We cannot be sure whether it was true or not that Gaymarani and Ḻäwuk were lovers. We do know, however, that Ḻäwuk publicly claimed that it was so. The significance of this public statement, I suggest, was not actually the potential truth in it. It is not exactly an earth shattering claim. In fact, it is generally assumed that most young adults, married or not, have some kind of secret sweetheart. Ḻäwuk is married to a man many years her senior, and while it is not necessarily appropriate or ‘good’ to have a secret sweetheart, it is not altogether unexpected. As a promising young ceremonial man this is perhaps even truer in Gaymarani’s case. No one would ‘blame’ him for having a sweetheart. In both cases I think it is fair to say that being sweethearts would not necessary be considered a blameworthy act – that is, unless or until it negatively affects the state or sense of feeling among and between people.

The significance of Ḻäwuk’s public claim, I suggest, was less about her relationship or potential relationship with Gaymarani and more about the way that it affected the state or sense of feeling – the state of relations – between those involved. Not only was it a straightforward example of ŋayaŋu wutthuna-mirri rom (law or manner of doing things that affronts or assaults the state of feeling), but it was an act of speaking napuŋga’-ŋura. To speak in public is described in Yolŋu-matha as talking or speaking napuŋga’-ŋura (in the middle or in between). A person who speaks or acts napuŋga’-ŋura is generally understood to assume responsibility for mediating between, for steering or controlling (for want of a better description), the string of relatedness between those involved. Thus, if people become disaffected or the state of relations a mess’d it will be, in all likelihood, the person who acted napuŋga’-ŋura who will be held to account. This was clearly what happened in the case of Ḻäwuk.

Further (poor Ḻäwuk), Ḻäwuk did not just act in between any old relations – she acted ‘in the middle’ or ‘in between’ what are galki (close, near), dhunupa (straight, correct), rumbal (true, body, trunk) relations between Gaymarani and Gayit, and their respective bäpurru which have been closely tied through marriage and ceremonial relations for as long as anyone can remember. Straight romantic relationships are those between two people who call each other dhuway and galay (a reciprocal or dyadic pair). Close, straight ‘true’ romantic relationships are those between people who call each other dhuway and galay and whose relationship is consistent with or ‘follows up’ the socio-centric strings of relatedness between their respective bäpurru. So Ḻäwuk’s public claim was an act of speaking ‘in the middle’ or ‘in between’ a close, straight, ‘true’ relationship between two people, and by extension their respective bäpurru. This led to a state of ‘soiled’ and ‘messy’ relations, which created a volatile social situation – all of which gave her close kin a state or sense of shame – which was the probable cause of her getting a hiding. So not unexpected.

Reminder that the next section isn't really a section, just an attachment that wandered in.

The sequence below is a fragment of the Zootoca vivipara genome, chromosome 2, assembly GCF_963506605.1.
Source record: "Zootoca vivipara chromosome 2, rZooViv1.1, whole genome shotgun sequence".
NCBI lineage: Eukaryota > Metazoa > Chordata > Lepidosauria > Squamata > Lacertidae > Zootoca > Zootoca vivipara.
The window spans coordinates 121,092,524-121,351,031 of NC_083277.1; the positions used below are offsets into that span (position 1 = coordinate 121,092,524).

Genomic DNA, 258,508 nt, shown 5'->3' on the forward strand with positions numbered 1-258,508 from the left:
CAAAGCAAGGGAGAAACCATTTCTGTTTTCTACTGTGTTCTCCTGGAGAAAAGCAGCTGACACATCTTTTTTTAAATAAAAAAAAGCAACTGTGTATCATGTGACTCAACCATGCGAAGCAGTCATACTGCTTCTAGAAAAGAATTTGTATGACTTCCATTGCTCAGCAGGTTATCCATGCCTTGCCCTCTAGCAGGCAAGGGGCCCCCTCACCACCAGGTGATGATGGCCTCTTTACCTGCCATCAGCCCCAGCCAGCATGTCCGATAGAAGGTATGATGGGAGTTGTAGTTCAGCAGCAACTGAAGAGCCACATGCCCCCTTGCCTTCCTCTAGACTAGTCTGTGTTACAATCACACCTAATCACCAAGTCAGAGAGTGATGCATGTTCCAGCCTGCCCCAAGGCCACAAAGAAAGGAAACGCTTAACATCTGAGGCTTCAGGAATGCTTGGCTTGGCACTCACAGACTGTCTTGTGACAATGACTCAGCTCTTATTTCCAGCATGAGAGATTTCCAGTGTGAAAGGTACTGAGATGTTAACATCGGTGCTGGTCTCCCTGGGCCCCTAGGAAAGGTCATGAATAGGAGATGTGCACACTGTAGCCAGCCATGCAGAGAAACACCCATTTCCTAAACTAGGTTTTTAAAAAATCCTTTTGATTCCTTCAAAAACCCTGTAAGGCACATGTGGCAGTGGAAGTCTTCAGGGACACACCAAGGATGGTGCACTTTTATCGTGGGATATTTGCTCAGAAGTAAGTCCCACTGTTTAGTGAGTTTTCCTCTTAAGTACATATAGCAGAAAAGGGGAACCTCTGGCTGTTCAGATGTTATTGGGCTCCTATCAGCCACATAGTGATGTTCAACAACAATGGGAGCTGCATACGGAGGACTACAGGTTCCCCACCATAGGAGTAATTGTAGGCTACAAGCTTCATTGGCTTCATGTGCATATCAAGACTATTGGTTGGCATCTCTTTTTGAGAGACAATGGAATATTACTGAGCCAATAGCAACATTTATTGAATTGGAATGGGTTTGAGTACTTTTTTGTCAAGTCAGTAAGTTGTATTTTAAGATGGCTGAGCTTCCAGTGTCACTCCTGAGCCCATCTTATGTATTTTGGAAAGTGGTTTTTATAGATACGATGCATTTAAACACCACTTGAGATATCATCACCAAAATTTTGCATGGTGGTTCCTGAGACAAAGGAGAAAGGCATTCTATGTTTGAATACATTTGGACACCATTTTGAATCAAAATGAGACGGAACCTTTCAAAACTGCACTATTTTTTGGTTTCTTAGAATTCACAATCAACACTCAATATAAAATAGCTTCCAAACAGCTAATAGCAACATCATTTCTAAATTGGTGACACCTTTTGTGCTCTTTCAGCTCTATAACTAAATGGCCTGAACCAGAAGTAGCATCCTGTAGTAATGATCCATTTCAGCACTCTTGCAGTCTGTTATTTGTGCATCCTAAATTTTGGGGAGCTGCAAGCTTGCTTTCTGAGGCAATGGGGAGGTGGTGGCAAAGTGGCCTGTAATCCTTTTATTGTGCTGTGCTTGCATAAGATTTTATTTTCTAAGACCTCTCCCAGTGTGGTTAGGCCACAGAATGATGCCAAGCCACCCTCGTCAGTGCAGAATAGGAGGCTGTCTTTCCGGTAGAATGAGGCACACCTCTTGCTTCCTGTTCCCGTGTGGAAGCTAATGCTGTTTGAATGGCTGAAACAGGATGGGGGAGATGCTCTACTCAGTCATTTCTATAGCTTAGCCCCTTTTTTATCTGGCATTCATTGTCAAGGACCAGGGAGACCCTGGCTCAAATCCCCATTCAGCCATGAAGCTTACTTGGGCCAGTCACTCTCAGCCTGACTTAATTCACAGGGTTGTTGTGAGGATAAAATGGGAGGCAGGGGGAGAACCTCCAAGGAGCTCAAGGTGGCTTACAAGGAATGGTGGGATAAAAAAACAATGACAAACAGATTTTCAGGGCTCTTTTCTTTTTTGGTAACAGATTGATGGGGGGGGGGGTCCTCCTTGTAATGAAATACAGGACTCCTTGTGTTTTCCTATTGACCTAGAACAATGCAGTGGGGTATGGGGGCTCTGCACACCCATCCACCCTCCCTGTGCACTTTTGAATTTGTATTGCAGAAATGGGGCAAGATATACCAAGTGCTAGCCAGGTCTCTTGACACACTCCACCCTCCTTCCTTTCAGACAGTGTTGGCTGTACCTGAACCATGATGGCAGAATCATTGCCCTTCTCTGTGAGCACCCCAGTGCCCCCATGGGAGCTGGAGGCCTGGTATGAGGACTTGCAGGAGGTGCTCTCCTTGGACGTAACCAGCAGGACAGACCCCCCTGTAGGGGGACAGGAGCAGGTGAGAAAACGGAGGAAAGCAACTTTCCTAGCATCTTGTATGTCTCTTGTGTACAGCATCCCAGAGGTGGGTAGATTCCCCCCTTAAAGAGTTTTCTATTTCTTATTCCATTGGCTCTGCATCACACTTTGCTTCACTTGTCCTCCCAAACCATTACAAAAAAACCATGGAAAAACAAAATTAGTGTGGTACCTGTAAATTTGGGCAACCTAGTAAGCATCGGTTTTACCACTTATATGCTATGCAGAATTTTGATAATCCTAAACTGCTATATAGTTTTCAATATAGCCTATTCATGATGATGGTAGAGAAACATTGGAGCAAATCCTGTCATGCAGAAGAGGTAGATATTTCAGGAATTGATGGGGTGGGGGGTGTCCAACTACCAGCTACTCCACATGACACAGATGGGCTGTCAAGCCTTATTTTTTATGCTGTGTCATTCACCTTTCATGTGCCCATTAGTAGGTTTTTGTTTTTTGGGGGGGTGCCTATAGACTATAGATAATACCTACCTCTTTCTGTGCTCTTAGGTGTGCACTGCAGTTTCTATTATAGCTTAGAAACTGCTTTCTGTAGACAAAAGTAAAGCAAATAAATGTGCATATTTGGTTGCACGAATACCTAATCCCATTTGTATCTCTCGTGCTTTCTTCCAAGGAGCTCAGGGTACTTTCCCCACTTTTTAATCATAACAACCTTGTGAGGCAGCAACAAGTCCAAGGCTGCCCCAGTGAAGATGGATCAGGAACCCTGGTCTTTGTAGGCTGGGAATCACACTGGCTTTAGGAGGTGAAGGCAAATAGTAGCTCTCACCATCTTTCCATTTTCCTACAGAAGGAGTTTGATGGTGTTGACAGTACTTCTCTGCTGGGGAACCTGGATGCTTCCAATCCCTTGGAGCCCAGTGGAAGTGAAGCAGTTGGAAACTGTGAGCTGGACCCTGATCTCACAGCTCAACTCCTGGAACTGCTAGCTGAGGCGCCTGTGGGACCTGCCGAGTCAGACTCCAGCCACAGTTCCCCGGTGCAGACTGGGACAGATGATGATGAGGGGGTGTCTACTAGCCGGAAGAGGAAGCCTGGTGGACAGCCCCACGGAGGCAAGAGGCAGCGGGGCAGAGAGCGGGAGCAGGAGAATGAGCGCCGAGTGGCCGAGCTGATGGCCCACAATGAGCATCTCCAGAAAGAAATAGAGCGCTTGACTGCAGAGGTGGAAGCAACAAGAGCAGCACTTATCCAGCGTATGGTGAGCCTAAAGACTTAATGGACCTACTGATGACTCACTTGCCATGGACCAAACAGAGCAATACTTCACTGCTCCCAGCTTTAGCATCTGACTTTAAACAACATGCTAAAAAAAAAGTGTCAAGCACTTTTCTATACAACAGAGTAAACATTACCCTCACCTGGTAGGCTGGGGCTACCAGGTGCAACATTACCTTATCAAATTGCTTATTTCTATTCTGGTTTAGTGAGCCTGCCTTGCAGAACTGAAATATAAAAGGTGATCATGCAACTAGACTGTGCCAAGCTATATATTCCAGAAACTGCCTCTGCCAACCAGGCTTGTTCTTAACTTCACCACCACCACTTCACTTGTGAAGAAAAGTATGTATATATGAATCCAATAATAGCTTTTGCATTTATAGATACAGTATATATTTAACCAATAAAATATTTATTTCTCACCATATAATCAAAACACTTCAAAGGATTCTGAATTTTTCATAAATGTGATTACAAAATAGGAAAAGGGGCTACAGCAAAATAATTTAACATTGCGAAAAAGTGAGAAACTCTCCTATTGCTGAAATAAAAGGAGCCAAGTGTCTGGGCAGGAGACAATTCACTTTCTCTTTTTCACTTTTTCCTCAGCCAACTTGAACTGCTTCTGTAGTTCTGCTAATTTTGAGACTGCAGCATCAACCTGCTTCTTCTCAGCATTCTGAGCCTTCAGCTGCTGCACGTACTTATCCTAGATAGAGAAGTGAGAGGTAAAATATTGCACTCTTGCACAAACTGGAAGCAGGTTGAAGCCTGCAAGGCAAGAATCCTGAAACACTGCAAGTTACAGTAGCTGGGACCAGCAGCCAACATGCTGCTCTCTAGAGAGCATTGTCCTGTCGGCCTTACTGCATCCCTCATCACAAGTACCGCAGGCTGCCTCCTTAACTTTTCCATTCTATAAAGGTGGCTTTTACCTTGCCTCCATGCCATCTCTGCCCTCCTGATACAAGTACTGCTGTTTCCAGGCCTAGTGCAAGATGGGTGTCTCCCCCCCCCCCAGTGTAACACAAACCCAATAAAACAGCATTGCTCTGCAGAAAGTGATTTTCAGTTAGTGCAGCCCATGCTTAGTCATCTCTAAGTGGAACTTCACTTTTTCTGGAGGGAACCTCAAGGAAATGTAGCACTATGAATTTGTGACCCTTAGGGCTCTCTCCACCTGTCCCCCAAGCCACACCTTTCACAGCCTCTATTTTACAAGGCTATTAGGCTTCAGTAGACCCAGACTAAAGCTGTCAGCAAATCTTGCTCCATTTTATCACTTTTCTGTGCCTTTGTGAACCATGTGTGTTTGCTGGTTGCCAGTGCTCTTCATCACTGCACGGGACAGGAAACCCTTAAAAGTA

What then do we make of Gaymarani’s public protest and threat of self harm? Gaymarani’s public rage, I suggest, was a legitimate act of what Sansom refers to as ‘proclaiming’ (1980). Proclaiming, Sansom writes (in the context of the fringe camps in Darwin):

is entering a demand for a specific verdict on a defined issue. This gives the purpose of proclamation. Its style is nagging and vociferous. Its duration is extended. Its prime message is thrusting and simple. The grounds for the demand, however, are presented as a set of detailed assertions. Because it is an immediate form of expressive activity, proclaiming (like commentary) is full of details. A deal of energy is expended and words are presently used with liberality in the attempt to make and imprint a social fact that will live on as a verdict, eventually to be sparely and simply stated. (1980:89)

‘Proclaiming lasts and proclaimers must have stamina,’ he goes on, ‘any sympathy is to be created, not assumed’ (1980:89). Gaymarani’s act of proclaiming, I suggest, was an attempt to assuage the unsettled state of feeling between those involved, to dhunupa kuma ŋayi raki-nha (straighten out the strings [of relatedness]), or at least stop them from being severed. Indeed, if Gaymarani had not put forth such an impassioned public defense, I am almost certain the situation would have been a lot worse (and would have quickly drawn in a great deal more people from the various bäpurru involved). But did this absolve him of all responsibility? And what of Ḏikarr? How or why was he understood to have caused or brought the situation about?